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Aqueduct Falls-Pinchot State Forest

Red is the hike to the aqueduct. There are no blazes or signs. Yellow is a fisherman’s trail.

The Pinchot State Forest has parcels of land across northeast Pennsylvania.  One of those parcels is north of Nanticoke, along PA 29 and Harveys Creek.  It is appropriately known as the Harveys Creek Tract.  This tract features whitewater, waterfalls, trout fishing, and incredible views from Tilbury Knob.  There is also the remnants of an abandoned aqueduct, and a nearby waterfall, known as Aqueduct Falls.

Park along PA 29, either at 41.239716, -75.994988 (very limited parking), or a larger pull off further down PA 29, located at 41.238910, -75.996865.  This is not a marked or blazed trail, there are no signs.  There is a narrow trail you can follow up along Aqueduct Run.  Hike up the run and you will soon reach a 15 foot falls.  Upstream are cascades and a long slide.  Above that is the main drop of Aqueduct Falls, and it is impressive at about 40-50 feet tall, with more falls above.  In higher water, there is another falls to the side.  The falls are very scenic and it may be possible to go behind them.  It is one of the most scenic falls in the Wyoming Valley region.

To see the aqueduct, climb the steep bank to the left or north of the falls, the trail is faint.  You will soon reach the aqueduct.  It is still in very good condition and it made of concrete as it wraps around the mountain.  There is often water in it, but it is abandoned.  The aqueduct once provided water to the Wyoming Valley from Pikes Creek Reservoir, I believe.  Hike the aqueduct to the south and cross Aqueduct Run, where there are more falls.  Continue south to some giant, leaking pipes; here the aqueduct appears to enter a pipe underground.  Below you is the old spillway for the aqueduct system, there are no falls but there is a streambed of concrete and stone that is often covered in moss.  It really isn’t worth exploring the spillway.  Return the way you came.

Near the larger pull off, a fishermans trail follows Harveys Creek where there are rapids and pools.  It is very scenic.

The aqueduct is a unique historical feature that is worth exploring, hopefully it will be preserved.  To the south is Tilbury Knob, an official trail does not yet reach it but the views down the river are spectacular.  

Hiking Coalbed Swamp-SGL 57

Map:

As the numerous articles in this blog illustrate, SGL 57 is a place of incredible beauty and diversity. Just when I think I’ve seen all it has to offer, I discover someplace new. That happened to me this past Spring. I’ve long known of Coalbed Swamp, it is one of the most biodiverse places in the region and a favored destination for birdwatchers searching for rarer species.  I’ve explored the northern part of the swamp. But, I didn’t think much else was there. I was completely wrong.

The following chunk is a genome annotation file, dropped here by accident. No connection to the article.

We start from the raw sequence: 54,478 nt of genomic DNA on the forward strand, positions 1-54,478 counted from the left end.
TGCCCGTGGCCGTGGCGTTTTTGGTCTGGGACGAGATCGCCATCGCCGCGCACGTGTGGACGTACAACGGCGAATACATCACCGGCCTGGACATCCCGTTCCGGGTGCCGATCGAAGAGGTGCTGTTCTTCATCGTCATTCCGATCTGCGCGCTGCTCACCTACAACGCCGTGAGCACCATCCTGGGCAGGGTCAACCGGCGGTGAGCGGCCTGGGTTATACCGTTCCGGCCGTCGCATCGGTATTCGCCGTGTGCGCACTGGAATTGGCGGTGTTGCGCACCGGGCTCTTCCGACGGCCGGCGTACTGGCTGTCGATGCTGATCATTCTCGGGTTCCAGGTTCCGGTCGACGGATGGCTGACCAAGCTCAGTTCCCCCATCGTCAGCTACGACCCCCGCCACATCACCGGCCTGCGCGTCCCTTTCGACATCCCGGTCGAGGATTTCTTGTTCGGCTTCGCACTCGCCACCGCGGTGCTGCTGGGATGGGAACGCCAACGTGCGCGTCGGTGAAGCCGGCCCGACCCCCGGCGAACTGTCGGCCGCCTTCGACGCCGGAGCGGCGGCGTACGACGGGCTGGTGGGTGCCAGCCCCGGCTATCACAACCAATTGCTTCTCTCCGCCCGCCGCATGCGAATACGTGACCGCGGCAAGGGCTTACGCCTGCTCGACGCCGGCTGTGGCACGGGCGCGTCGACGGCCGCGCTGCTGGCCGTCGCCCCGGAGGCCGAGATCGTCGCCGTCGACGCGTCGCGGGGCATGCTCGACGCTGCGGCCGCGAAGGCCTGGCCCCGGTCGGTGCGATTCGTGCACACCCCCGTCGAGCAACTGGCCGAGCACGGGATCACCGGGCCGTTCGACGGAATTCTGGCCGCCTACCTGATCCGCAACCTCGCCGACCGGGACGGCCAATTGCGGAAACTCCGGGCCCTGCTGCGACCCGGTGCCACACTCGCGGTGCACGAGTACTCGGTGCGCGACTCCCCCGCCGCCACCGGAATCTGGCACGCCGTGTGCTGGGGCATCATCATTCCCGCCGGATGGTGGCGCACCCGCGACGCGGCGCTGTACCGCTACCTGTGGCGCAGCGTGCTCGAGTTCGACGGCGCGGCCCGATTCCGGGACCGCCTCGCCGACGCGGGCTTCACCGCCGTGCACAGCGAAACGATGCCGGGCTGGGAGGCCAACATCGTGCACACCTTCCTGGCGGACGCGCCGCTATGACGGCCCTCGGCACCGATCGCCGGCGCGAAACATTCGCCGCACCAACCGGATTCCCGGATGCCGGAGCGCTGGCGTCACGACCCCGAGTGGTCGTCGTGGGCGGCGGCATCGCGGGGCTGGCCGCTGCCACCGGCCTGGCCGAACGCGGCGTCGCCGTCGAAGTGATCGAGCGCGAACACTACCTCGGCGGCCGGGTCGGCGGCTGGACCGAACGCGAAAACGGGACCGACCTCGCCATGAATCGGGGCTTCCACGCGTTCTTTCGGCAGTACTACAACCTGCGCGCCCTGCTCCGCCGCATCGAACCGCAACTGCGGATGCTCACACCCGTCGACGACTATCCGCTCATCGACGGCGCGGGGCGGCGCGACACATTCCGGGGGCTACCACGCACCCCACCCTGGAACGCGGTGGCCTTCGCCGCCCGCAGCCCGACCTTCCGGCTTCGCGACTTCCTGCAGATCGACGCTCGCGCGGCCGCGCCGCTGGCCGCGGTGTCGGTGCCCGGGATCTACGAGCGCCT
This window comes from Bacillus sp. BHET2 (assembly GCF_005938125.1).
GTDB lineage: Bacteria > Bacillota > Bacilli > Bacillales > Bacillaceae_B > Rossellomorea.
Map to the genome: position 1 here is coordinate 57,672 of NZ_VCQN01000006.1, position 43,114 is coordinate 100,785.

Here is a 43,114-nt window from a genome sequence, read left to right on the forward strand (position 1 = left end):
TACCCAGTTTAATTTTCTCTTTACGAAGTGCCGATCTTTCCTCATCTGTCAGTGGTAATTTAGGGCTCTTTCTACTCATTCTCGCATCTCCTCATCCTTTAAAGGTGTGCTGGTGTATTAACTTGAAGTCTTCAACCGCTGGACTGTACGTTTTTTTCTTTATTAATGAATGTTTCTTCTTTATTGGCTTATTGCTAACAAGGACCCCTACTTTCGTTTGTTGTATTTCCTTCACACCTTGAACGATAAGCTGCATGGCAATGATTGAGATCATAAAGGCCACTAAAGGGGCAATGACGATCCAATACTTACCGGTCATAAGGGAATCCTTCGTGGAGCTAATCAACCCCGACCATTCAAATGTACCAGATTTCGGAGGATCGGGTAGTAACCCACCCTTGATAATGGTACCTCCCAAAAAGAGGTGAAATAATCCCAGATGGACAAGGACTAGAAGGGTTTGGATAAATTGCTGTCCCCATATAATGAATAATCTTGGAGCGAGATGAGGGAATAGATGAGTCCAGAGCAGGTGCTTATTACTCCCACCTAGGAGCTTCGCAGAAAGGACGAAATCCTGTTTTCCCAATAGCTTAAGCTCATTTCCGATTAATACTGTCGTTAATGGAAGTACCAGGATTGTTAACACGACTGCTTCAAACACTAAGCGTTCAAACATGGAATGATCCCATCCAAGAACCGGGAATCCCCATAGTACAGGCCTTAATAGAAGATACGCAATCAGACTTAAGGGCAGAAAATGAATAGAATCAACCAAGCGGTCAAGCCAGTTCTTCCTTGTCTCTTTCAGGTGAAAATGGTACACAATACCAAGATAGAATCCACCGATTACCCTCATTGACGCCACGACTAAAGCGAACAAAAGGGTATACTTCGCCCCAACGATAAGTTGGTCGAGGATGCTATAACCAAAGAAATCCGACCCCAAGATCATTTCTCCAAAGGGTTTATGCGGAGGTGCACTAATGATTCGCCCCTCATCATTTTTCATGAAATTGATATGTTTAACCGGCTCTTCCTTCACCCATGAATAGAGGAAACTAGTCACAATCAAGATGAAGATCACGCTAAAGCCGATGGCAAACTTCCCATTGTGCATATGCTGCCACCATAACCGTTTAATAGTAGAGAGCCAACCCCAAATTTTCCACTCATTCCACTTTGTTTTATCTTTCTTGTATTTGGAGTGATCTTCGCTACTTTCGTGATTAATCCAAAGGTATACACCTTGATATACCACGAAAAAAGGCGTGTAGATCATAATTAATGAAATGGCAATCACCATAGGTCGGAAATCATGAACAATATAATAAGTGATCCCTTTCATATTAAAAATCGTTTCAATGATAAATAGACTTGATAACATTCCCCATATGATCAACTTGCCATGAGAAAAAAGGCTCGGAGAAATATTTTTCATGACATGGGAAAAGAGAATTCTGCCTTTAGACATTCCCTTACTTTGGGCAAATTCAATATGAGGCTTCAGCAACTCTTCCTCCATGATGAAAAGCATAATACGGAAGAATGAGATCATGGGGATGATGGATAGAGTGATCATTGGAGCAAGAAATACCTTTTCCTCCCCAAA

Ben suggested a visit to Coalbed Swamp and we explored it over two hikes. This place blew me away. The rock formations, chasms, caves, and spruce forests with carpets of moss made this an incredibly beautiful destination. The isolation only added to its splendor. This place does not feel like Pennsylvania, but instead northern Maine.

Want to hike Coalbed? You should be an experienced and adventurous hiker. Keep in mind a few things. First, this is mostly an off trail hike. The hike roughly goes around the perimeter of the swamp. Second, the mountain laurel is very thick on the southern part of the hike along the boulders and ledges. Third, it is best to go when the game commission gate on the access road is open during hunting season, typically the in Fall, late September to early January, and mid-April to the end of May. When the gate is closed, hiking up Red Brook from the parking area near Stony Brook Lane makes for an incredibly satisfying round trip. Park at the coal mine, located at 41.472084, -76.205270. Fourth, expect wet areas and wet feet.

From the coal mine, the entrance is now gated, we scrambled to the top of it and walked to an eroded old forest road or ATV trail. We took this to the right and soon turned left onto a more obscure old ATV trail which entered a hemlock forest an a bog. We crossed the bog and continued on the old trail. (It is possible to hike to the left of the bog to bypass it.) It descended at the location of a second mine entrance, which was flooded. Do not enter this mine.

An off trail hike followed to the west as we followed a line of cliffs and ledges. In places the laurel and blueberry bushes were very thick. We dropped down to some large rocks which revealed an amazing rock maze and chasm a few hundred feet long and maybe 30 feet deep. The passages were awesome to explore. We hiked along a cliff wall and some overhangs. Soon, the laurel became very thick and we did our best to hike through it, staying close to the cliffs. It may be easier to hike the top of the cliffs to bypass the thick laurel below, as there is a somewhat overgrown bear path.